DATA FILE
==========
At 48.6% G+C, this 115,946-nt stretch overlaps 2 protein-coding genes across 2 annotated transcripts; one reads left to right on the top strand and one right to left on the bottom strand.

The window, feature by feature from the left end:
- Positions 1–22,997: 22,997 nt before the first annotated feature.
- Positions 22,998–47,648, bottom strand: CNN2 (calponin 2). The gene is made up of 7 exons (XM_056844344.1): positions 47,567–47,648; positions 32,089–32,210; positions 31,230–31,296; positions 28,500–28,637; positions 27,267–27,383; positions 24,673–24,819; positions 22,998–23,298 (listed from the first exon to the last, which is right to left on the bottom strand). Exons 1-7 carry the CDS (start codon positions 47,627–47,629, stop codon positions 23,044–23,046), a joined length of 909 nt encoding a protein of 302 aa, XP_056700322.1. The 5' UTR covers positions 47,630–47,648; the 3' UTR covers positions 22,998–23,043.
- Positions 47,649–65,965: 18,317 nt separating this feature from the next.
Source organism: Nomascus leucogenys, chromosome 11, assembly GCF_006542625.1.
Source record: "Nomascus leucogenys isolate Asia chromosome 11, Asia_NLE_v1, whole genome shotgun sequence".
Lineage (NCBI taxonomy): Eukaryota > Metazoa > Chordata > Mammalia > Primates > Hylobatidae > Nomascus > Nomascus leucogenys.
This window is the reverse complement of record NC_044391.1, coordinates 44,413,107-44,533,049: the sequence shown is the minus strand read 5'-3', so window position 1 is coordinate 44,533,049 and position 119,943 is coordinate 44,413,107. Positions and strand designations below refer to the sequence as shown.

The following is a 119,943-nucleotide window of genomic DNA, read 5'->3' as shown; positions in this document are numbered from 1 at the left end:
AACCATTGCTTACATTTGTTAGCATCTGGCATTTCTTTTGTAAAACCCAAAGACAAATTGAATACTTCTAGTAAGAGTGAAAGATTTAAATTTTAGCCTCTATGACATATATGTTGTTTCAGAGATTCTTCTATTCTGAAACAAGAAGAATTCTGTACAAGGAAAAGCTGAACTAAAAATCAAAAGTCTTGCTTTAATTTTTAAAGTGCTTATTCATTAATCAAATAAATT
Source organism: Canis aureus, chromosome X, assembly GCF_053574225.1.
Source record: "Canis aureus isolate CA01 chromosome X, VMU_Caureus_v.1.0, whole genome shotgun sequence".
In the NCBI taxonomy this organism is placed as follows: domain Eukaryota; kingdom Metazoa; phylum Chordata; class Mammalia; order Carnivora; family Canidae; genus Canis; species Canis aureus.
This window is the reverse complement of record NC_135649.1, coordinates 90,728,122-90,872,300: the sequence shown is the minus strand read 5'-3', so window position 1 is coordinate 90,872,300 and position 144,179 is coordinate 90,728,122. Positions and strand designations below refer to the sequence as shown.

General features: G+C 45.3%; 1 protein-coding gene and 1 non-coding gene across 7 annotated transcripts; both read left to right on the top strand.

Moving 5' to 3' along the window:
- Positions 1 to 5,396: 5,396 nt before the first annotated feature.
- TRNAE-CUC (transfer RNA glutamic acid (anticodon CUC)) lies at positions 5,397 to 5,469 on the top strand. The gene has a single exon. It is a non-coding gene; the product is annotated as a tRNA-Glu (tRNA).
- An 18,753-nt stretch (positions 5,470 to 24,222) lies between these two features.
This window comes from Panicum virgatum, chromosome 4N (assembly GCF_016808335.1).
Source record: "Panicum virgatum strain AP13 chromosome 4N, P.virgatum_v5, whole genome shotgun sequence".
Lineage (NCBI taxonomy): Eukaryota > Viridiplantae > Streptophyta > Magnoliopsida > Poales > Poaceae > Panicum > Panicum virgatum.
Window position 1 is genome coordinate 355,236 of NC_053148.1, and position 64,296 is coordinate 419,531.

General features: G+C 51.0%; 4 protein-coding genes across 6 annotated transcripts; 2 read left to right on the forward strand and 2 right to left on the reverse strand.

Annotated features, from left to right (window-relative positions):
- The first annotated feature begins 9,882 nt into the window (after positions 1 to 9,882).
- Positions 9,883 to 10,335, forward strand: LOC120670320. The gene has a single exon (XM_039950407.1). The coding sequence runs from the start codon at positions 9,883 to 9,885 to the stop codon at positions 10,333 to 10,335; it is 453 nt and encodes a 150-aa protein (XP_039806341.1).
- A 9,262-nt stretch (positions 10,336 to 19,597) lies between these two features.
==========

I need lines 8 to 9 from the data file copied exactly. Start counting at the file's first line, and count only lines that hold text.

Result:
Lineage (NCBI taxonomy): Eukaryota > Metazoa > Chordata > Mammalia > Primates > Hylobatidae > Nomascus > Nomascus leucogenys.
This window is the reverse complement of record NC_044391.1, coordinates 44,413,107-44,533,049: the sequence shown is the minus strand read 5'-3', so window position 1 is coordinate 44,533,049 and position 119,943 is coordinate 44,413,107. Positions and strand designations below refer to the sequence as shown.